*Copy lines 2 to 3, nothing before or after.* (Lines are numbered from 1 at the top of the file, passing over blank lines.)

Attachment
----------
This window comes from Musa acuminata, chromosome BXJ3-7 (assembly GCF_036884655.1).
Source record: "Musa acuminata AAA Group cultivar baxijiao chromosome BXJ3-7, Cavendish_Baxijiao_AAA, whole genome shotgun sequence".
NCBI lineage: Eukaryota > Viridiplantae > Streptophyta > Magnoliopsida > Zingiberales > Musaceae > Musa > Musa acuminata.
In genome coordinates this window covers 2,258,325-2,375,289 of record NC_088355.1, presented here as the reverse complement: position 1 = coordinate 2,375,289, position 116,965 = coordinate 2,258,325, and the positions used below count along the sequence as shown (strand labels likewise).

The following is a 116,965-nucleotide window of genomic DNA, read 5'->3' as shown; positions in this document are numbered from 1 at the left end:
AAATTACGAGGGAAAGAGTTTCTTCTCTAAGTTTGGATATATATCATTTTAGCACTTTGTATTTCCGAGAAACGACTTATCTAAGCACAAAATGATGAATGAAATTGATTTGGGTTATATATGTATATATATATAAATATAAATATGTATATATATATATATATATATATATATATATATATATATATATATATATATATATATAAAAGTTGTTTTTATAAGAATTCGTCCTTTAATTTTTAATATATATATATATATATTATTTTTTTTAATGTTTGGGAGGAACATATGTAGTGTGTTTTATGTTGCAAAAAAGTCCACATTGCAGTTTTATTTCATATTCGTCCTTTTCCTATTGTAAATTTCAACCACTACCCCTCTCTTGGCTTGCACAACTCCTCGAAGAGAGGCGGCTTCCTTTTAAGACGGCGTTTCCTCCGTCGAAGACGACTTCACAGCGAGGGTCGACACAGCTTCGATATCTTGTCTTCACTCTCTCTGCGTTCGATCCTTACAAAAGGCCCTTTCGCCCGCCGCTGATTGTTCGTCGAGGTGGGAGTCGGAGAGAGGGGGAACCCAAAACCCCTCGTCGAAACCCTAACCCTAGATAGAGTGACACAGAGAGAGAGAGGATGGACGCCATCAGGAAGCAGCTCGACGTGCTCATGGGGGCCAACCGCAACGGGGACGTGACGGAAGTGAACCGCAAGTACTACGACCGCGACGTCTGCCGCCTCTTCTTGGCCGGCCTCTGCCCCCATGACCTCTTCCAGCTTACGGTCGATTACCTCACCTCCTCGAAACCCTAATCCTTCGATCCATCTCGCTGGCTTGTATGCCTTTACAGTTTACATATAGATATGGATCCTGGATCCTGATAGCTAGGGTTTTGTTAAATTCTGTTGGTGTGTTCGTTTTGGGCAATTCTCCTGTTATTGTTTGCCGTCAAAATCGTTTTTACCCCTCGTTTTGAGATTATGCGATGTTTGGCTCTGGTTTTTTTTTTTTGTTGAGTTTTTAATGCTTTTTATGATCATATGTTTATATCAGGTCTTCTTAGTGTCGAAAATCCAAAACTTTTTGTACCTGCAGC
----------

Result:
Source record: "Musa acuminata AAA Group cultivar baxijiao chromosome BXJ3-7, Cavendish_Baxijiao_AAA, whole genome shotgun sequence".
NCBI lineage: Eukaryota > Viridiplantae > Streptophyta > Magnoliopsida > Zingiberales > Musaceae > Musa > Musa acuminata.